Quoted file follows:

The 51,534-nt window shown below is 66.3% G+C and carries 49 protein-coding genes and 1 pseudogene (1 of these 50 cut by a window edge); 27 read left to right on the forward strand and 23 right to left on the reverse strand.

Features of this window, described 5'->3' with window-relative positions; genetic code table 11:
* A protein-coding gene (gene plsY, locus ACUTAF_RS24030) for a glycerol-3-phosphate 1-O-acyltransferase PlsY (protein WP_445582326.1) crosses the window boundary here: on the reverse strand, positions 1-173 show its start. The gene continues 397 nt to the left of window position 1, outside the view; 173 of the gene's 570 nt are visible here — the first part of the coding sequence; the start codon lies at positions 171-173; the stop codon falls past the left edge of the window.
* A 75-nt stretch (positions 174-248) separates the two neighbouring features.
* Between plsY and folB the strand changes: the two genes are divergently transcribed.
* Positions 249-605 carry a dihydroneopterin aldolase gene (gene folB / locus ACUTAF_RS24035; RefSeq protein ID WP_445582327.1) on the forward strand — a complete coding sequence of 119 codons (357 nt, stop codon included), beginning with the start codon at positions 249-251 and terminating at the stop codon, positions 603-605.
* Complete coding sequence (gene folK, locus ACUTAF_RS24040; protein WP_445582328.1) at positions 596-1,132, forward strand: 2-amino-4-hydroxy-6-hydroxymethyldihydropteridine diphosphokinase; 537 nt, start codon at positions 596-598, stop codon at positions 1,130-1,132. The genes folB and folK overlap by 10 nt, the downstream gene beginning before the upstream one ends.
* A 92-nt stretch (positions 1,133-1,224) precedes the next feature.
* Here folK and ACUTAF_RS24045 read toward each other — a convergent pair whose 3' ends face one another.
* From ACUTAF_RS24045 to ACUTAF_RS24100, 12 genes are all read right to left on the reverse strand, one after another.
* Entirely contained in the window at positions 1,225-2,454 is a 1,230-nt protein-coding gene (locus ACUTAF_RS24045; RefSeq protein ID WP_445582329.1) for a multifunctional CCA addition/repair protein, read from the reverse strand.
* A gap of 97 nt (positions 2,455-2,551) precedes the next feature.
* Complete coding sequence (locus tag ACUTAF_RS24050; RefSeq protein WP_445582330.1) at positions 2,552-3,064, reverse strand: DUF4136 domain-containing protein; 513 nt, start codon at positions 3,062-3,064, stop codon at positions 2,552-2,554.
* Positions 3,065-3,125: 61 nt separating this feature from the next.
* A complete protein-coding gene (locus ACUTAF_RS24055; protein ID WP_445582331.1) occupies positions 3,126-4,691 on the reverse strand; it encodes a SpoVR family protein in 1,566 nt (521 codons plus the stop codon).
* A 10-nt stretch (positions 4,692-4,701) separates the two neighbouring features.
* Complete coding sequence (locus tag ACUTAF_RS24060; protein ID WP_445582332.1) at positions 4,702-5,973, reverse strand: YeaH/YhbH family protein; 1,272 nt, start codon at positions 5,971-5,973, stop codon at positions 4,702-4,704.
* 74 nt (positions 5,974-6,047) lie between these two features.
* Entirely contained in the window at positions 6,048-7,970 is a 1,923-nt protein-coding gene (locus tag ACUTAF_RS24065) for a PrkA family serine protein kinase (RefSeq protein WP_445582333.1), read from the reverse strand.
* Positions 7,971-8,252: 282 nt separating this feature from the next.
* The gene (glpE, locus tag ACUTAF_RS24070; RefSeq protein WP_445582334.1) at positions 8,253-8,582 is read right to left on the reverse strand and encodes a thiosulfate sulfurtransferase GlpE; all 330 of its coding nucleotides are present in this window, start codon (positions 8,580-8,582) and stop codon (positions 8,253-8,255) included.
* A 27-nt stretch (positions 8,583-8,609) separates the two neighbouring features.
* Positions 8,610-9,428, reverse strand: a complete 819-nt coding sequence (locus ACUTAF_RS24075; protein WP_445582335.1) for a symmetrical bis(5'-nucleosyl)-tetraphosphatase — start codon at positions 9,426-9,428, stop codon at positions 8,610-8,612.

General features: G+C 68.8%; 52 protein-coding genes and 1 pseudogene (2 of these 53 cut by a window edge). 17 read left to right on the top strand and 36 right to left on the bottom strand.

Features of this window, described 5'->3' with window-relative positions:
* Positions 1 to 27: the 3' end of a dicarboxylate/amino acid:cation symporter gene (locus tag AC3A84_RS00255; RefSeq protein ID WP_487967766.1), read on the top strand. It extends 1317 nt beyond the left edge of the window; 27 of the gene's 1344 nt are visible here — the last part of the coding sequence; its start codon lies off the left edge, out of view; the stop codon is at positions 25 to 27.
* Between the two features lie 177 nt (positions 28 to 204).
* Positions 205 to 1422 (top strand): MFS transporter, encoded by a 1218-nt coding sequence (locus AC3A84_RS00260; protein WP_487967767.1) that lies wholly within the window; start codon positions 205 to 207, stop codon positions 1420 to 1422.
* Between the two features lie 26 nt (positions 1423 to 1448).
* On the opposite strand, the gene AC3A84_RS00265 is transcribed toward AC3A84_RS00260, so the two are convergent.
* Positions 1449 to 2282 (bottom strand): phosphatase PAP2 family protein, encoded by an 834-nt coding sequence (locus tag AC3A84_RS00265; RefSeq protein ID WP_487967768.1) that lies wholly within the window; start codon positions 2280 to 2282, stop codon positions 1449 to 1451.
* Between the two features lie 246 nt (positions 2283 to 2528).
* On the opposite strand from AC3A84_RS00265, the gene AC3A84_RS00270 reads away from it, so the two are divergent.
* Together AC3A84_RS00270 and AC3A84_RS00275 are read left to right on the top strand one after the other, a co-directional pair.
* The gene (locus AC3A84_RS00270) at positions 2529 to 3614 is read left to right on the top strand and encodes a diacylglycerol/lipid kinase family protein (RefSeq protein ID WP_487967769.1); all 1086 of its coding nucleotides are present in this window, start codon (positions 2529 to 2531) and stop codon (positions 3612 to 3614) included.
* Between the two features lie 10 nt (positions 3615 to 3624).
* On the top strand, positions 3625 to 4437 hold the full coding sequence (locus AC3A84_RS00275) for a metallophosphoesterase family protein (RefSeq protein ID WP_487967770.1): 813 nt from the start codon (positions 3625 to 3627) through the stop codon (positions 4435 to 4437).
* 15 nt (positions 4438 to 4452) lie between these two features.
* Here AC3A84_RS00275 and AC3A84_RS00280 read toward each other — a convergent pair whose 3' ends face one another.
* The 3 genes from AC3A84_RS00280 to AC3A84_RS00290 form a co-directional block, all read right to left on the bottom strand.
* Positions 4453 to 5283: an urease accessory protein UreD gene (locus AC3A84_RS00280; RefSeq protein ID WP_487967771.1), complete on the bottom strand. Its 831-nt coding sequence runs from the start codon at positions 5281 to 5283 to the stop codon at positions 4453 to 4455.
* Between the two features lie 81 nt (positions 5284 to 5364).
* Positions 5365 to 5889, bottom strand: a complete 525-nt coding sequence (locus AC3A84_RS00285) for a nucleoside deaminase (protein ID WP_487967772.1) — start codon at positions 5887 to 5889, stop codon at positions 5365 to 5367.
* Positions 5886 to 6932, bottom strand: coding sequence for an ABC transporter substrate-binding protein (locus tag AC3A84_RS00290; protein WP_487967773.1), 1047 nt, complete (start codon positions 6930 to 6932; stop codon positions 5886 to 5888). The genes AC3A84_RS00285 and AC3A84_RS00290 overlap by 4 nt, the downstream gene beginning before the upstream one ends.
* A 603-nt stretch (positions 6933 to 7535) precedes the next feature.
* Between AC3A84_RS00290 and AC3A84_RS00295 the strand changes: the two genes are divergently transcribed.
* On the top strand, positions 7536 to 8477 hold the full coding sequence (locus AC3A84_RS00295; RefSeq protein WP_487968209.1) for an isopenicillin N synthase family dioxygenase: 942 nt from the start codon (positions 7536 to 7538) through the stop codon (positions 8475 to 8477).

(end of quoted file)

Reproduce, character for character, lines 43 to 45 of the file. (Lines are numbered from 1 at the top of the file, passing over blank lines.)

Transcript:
* Positions 5365 to 5889, bottom strand: a complete 525-nt coding sequence (locus AC3A84_RS00285) for a nucleoside deaminase (protein ID WP_487967772.1) — start codon at positions 5887 to 5889, stop codon at positions 5365 to 5367.
* Positions 5886 to 6932, bottom strand: coding sequence for an ABC transporter substrate-binding protein (locus tag AC3A84_RS00290; protein WP_487967773.1), 1047 nt, complete (start codon positions 6930 to 6932; stop codon positions 5886 to 5888). The genes AC3A84_RS00285 and AC3A84_RS00290 overlap by 4 nt, the downstream gene beginning before the upstream one ends.
* A 603-nt stretch (positions 6933 to 7535) precedes the next feature.